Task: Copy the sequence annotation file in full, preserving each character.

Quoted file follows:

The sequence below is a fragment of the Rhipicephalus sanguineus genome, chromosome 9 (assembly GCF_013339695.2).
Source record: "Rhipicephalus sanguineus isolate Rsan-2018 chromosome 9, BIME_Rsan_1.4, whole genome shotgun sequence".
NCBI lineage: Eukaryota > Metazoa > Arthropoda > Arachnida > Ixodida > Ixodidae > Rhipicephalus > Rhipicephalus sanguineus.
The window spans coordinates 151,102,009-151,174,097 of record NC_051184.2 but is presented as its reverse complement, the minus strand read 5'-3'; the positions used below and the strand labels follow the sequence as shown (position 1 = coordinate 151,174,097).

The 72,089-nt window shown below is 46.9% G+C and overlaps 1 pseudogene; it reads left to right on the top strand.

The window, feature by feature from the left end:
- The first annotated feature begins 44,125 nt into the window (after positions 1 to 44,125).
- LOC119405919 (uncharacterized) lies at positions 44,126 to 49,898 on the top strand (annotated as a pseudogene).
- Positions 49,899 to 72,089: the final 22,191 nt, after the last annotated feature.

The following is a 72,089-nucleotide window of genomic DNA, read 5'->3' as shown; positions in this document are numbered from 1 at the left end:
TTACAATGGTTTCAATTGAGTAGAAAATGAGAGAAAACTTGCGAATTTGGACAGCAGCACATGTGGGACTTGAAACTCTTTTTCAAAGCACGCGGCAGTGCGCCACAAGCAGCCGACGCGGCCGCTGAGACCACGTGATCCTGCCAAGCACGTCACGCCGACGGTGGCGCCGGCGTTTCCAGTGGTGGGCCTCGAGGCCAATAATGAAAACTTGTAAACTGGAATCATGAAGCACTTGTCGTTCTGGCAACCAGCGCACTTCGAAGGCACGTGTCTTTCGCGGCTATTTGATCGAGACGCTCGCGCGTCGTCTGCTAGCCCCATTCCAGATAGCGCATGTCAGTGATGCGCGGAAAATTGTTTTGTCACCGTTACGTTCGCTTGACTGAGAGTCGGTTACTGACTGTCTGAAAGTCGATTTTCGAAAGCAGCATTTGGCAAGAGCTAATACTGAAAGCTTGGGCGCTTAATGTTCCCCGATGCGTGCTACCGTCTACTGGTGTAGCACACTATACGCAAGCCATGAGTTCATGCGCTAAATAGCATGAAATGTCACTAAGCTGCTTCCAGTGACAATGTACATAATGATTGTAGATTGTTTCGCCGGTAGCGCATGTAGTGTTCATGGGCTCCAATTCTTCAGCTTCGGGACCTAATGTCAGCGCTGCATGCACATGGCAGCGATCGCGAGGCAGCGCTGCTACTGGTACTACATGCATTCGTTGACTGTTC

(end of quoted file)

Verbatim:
The sequence below is a fragment of the Rhipicephalus sanguineus genome, chromosome 9 (assembly GCF_013339695.2).
Source record: "Rhipicephalus sanguineus isolate Rsan-2018 chromosome 9, BIME_Rsan_1.4, whole genome shotgun sequence".
NCBI lineage: Eukaryota > Metazoa > Arthropoda > Arachnida > Ixodida > Ixodidae > Rhipicephalus > Rhipicephalus sanguineus.
The window spans coordinates 151,102,009-151,174,097 of record NC_051184.2 but is presented as its reverse complement, the minus strand read 5'-3'; the positions used below and the strand labels follow the sequence as shown (position 1 = coordinate 151,174,097).

The 72,089-nt window shown below is 46.9% G+C and overlaps 1 pseudogene; it reads left to right on the top strand.

The window, feature by feature from the left end:
- The first annotated feature begins 44,125 nt into the window (after positions 1 to 44,125).
- LOC119405919 (uncharacterized) lies at positions 44,126 to 49,898 on the top strand (annotated as a pseudogene).
- Positions 49,899 to 72,089: the final 22,191 nt, after the last annotated feature.

The following is a 72,089-nucleotide window of genomic DNA, read 5'->3' as shown; positions in this document are numbered from 1 at the left end:
TTACAATGGTTTCAATTGAGTAGAAAATGAGAGAAAACTTGCGAATTTGGACAGCAGCACATGTGGGACTTGAAACTCTTTTTCAAAGCACGCGGCAGTGCGCCACAAGCAGCCGACGCGGCCGCTGAGACCACGTGATCCTGCCAAGCACGTCACGCCGACGGTGGCGCCGGCGTTTCCAGTGGTGGGCCTCGAGGCCAATAATGAAAACTTGTAAACTGGAATCATGAAGCACTTGTCGTTCTGGCAACCAGCGCACTTCGAAGGCACGTGTCTTTCGCGGCTATTTGATCGAGACGCTCGCGCGTCGTCTGCTAGCCCCATTCCAGATAGCGCATGTCAGTGATGCGCGGAAAATTGTTTTGTCACCGTTACGTTCGCTTGACTGAGAGTCGGTTACTGACTGTCTGAAAGTCGATTTTCGAAAGCAGCATTTGGCAAGAGCTAATACTGAAAGCTTGGGCGCTTAATGTTCCCCGATGCGTGCTACCGTCTACTGGTGTAGCACACTATACGCAAGCCATGAGTTCATGCGCTAAATAGCATGAAATGTCACTAAGCTGCTTCCAGTGACAATGTACATAATGATTGTAGATTGTTTCGCCGGTAGCGCATGTAGTGTTCATGGGCTCCAATTCTTCAGCTTCGGGACCTAATGTCAGCGCTGCATGCACATGGCAGCGATCGCGAGGCAGCGCTGCTACTGGTACTACATGCATTCGTTGACTGTTC